People who need people
Dwayne Kalynchuk, P.Eng.
I'm sitting in an airport in Malaysia on my way to the Institute of Public Works Engineering Australia (IPWEA) Conference in Mackay near the Great Barrier Reef, where I am to be one of the keynote speakers on behalf of APWA. I have traveled extensively and firmly believe in pre-planning all my flights and accommodations.
Considering the time required for a flight from Canada to Australia, I decided to go through the Orient, as the flight was cheaper. I also thought I could adjust my body to the 17-hour time difference by relaxing at a hotel pool for a day in Malaysia before I caught a flight to Brisbane. However, I neglected to check the weather and arrived in Malaysia during a monsoon! It was like being in the recent hurricane in North America, but much warmer and with far fewer Starbucks locations. Despite being wet, I enjoyed my day and discovered from my taxi driver that the field of public works is worldwide. We share a lot in common with other people around the world. Sounds strange, but let me explain.
I woke up about 1:00 a.m. the next day and was to continue my trip to Australia with a 6:00 a.m. flight. I couldn't go back to sleep and decided to head to the airport early, as the storm was getting worse with extensive flooding and several key roads being washed out. A taxi was scheduled to pick me up at 4:45 a.m., but I decided that I wanted to leave one hour earlier. I telephoned the hotel desk and asked if they could arrange for the taxi to come an hour earlier. Unfortunately, staff could not locate the company. I then remembered that my taxi driver, Ahmad, had given me his phone number. Within minutes the front desk had phoned back and confirmed that Ahmad would pick me up at 3:30 a.m.
Sure enough, at 3:30 a.m. Ahmad was there. On the way to the airport he explained how upset his wife was with the fact that he had to get up at 4:00 a.m. to drive someone to the airport. However, he told her that I was a Canadian and appeared to be an honest individual to whom he had given his word if I needed help. We continued to chat, and I discovered that his son was a Supervisor for the Water Department for the City of Penang in northern Malaysia. He advised that the Water Department was facing challenges in a fast-growing community with shrinking revenue sources! I thought I was home—my community and many others in North America are facing the same issue. By the time we arrived at the airport an hour later we were friends, and I was able to share some of the challenges we too face with increasing growth and with limited resources. I provided him with a copy of the APWA Reporter to share with his family.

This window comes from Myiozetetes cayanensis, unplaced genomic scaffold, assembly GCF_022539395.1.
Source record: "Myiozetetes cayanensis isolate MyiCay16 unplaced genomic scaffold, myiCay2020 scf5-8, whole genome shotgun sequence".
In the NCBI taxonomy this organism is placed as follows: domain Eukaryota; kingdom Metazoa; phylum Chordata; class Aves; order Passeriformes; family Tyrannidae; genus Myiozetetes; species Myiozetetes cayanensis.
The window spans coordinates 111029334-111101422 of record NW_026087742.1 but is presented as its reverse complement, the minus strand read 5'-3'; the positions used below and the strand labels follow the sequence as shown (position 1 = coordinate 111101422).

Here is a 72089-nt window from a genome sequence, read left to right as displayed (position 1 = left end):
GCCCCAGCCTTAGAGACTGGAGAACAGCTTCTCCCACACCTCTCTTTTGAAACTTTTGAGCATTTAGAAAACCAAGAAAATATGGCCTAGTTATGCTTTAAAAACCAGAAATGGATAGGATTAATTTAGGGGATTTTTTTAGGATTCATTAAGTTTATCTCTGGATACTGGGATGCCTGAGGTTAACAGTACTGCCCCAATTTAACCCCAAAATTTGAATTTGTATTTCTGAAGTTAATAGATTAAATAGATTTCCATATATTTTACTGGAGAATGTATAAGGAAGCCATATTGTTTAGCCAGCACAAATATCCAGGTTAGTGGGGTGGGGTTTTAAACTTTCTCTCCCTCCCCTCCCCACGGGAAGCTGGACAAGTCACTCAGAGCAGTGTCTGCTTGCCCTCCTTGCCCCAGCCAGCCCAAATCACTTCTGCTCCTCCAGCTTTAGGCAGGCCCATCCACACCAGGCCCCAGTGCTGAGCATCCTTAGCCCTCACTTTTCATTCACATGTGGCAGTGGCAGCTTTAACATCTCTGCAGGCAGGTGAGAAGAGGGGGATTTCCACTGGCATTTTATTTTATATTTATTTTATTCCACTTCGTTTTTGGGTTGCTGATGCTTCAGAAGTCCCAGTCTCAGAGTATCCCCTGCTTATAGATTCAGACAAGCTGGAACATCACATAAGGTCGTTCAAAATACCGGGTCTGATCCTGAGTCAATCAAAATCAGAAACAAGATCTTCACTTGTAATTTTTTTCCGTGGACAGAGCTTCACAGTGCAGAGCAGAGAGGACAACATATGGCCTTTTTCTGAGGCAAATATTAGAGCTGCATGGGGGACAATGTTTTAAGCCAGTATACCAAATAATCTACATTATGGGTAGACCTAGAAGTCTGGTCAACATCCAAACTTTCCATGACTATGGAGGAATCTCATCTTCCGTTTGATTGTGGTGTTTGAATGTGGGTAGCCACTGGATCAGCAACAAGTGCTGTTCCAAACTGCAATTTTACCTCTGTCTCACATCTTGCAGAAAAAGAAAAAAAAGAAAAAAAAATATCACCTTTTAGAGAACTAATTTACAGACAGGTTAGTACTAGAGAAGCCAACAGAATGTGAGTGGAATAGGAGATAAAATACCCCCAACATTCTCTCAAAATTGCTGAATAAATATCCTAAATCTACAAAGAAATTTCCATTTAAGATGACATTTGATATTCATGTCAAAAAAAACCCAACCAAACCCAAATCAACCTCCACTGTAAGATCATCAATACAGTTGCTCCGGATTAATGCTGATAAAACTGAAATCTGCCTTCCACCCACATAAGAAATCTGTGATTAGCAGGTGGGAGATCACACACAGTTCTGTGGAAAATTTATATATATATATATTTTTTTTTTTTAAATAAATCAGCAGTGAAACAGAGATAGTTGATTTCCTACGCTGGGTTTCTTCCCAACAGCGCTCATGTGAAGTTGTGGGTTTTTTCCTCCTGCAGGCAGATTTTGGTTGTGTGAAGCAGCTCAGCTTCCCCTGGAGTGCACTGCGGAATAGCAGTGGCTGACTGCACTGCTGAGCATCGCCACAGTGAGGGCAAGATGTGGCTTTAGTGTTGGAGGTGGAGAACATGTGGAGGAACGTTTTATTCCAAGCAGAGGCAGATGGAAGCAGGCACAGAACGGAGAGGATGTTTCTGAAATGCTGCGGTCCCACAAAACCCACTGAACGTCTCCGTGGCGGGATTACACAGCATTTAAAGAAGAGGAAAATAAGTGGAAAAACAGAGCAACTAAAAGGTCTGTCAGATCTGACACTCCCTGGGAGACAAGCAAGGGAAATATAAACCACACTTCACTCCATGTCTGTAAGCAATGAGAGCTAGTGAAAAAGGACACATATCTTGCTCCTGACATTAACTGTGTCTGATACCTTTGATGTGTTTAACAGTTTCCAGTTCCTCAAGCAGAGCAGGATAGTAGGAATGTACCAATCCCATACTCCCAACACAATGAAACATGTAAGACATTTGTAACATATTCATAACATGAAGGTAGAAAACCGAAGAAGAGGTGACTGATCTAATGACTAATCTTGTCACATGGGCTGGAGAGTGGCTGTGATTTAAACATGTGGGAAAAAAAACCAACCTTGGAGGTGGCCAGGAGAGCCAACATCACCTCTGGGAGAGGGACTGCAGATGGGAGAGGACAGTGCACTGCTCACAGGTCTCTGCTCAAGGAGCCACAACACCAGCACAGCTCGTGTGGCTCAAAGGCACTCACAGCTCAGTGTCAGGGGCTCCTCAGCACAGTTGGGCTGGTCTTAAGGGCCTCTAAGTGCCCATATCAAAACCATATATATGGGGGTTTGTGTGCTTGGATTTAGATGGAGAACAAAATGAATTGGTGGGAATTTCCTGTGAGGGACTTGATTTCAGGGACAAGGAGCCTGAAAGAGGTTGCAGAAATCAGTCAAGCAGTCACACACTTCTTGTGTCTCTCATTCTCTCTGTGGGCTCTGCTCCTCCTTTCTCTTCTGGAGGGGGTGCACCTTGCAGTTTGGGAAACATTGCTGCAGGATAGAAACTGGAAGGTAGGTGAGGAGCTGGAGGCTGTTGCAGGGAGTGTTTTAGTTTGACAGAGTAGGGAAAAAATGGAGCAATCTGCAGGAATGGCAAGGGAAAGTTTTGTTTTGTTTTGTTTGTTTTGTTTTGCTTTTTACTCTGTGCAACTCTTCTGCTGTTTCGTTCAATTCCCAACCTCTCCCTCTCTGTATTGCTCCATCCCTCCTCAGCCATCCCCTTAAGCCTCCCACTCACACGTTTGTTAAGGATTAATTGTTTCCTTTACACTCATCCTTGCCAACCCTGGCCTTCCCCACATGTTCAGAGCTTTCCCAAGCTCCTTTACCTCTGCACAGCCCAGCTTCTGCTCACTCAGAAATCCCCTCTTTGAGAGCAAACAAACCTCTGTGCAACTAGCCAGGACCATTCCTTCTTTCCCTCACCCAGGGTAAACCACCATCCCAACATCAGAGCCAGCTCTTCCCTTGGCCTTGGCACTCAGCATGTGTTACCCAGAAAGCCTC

Three presidents at the IPWEA Queensland State Conference in Mackay. From left are APWA President Dwayne Kalynchuk, IPWEA Queenland Division President John Lackie, and IPWEA National President Ross Moody.
This is the very reason we as an association must expand our horizons and look beyond the borders of North America. The challenges we face in our communities are no different than those in other locations around the world. However, other countries may have already discovered or developed a solution, obviously serving to potentially benefit us in North America. Several examples of this were evident in presentations at the IPWEA Conference. Australia has been in drought conditions substantially longer than most communities here. In order to deal with this, the Australians have developed new technologies, combined with an understanding of water use and commitment, to integrated water management. The result is far greater self-sufficiency for Australian communities. Likewise, in the field of asset management, Australia and New Zealand have been implementing systems within their countries for years. Their National Asset Management Manual is acknowledged to be one of the best and is used worldwide. They are looking at publishing a U.S. version in 2004.
Similarly, we have encountered some of the problems that Slovakia is just now experiencing. The Czech Republic and the Slovak Republic became separate countries in 1993 when Czechoslovakia split. Before 1993 the central government provided all the necessary public works services through a national organization. After the split, Slovak communities faced, and continue to face, the challenge of providing basic services such as solid waste collection and water and sewer services with no equipment or little previous experience. Communities banded together to form the Slovak Public Works Association, an organization with which APWA has had an affiliation for the past six years.
The Slovak Public Works Association's Spring Meeting in Sahy, Slovakia, March 2002.
Our International Affairs Committee, under the leadership of Jimmy Foster from Plano, Texas, is mandated to develop these relationships, encourage and coordinate international exchanges, and further the goals of our association beyond Canada and the United States. The committee recently announced the reintroduction of the Jennings Randolph Fellowship, which provides the opportunity for our members to attend a conference of our partner organizations in Mexico, Australia, or Slovakia, and to research a public works issue while there. Although the deadline has passed for this year's application, it is to be an annual program. Please check it out at www.apwa.net. Be a part of APWA's "people to people" efforts.